✰ Resources for Chemistry and Toys, continued Investigating how easily a steel wire can be coiled.

Screening Technique for Lead and Cadmium in Toys and Other Materials Using Atomic Absorption Spectroscopy. Brouwer, H.; 2005, 82, 611. Experiment; coll./poss. h.s. Students test plastic toys for PVC using a flame test, and for lead and cadmium using an atomic absorption spectrometer. The Nature of Hydrogen Bonding. Schultz, E.; 2005, 82, 400A–B. Activity; h.s./coll. Students investigate hydrogen bonding with water molecule models that they make from K’Nex toy components and adhesive Velcro. Clean Chemistry: Entertaining and Educational Activities with Soap Bubbles. Williams, K. R.; 2002, 79, 1168. Informational; all levels “From Past Issues” feature cites and describes soap bubble activities. Lego Stoichiometry. Witzel, J. E.; 2002, 79, 352A–B. Activity; h.s./coll. Students investigate the concepts of stoichiometry in a concrete manner, using toy building-block car kits. Putting It All Together: Lab Reports and Legos. J. Chem. Educ. Staff; 2001, 78, 1192A–B. Activity; h.s./coll./poss. elem. Students construct Lego structures to illustrate the importance of recording observations during lab and of clear and concise writing. Based on Keeping a Scientific Notebook: The Lego Exercise. Pendley, B. D.; 1997, 74, 1065. Chemistry Comes Alive! Vol. 5. Jacobsen, J. J.; Johnson, K.; Moore, J. W.; Trammell, G.; 2001, 78, 423. Chemistry Comes Alive! Vol. 2. Jacobsen, J. J.; Moore, J. W.; 2000, 77, 671.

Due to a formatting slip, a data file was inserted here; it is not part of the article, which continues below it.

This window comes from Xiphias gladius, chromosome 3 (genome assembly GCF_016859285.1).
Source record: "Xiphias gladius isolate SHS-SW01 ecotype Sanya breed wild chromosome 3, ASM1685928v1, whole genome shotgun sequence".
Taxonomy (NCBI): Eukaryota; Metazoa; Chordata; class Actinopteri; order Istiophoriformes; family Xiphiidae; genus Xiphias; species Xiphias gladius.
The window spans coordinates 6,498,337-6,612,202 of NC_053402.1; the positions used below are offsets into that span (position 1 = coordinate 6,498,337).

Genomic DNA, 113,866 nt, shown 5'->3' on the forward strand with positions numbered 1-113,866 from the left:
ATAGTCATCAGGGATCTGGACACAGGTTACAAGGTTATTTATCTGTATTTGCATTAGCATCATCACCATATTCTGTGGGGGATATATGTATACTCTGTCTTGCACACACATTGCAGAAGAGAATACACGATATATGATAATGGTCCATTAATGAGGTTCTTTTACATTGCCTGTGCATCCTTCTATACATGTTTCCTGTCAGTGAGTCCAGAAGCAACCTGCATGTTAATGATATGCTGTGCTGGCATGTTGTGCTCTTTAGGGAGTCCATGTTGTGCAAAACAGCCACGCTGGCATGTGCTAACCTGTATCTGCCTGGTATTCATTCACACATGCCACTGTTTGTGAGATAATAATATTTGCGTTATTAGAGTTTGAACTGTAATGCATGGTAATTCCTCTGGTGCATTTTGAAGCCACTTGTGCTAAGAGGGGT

A piece of memory metal spelling the word “ICE” can be pulled apart. Then, when it is dipped into warm water, it “remembers” its original shape and reforms the word “ICE”. From Chemistry Comes Alive! Volume 5.

[Available from JCE Software] Software/Video; h.s./coll. QuickTime video is available for the following: CCA! 2: “Memory Metal”. A video demonstrates the use of a piece of memory metal. A simulation illustrates the atomic level processes. CCA! 2: “Vapor Pressure: Drinking Bird”. Three videos show the “drinking bird” toy, and the effect of heat and water on its action. CCA! 5: “Slime”. A viscous gel is produced upon mixing borax with a solution of poly(vinyl alcohol). Sink or Swim: The Cartesian Diver. Pinkerton, K. D.; 2001, 78, 200A–B. Activity; all levels Students construct a Cartesian diver and investigate how pressure, temperature, and chemical reactions affect the volume of gases. Curriculum Alignment Projects: Toward Developing a Need to Know. Pinkerton, K. D.; 2001, 78, 198. Experiment; h.s./coll. Describes a semester-long project that challenges students to cause a Cartesian diver to reach the bottom of its bottle in one minute using the pressure of a chemical reaction in a separate vessel. Bubble, Bubble, Toil and Trouble. J. Chem. Educ. Staff; 2001, 78, 40A–B. Activity; all levels Students test various solutions to see which produces the longestlasting bubbles. Gas Me Up, or, A Baking Powder Diver. Derr, H. R.; Lewis, T.; Derr, B. J.; checked by Hanninen, T.; 2000, 77, 171. Demonstration/Activity; all levels Students make a “diver” pipet filled with baking powder that repeatedly submerges and rises to the surface of a tub of water.

photo: J. J. Jacobsen and E. K. Jacobsen

Lego structures can illustrate the importance of recording observations during lab and of clear and concise writing.


Journal of Chemical Education

A Cartesian diver made with a 2-liter soft drink bottle and glass dropper.

Vol. 82 No. 10 October 2005


photo: J. J. Jacobsen and E. K. Jacobsen

Multiple JCE articles describe classroom use of the “drinking bird” toy. From Chemistry Comes Alive! Volume 2.

Chemical Education Today

J. Chem. Educ. 1990, 67, 585.

photos: J. J. Jacobsen and K. Bruce

A modified BedBugs game can be used as a molecular motion simulator.

Illustrations of Magic Sand’s hydrophobic properties.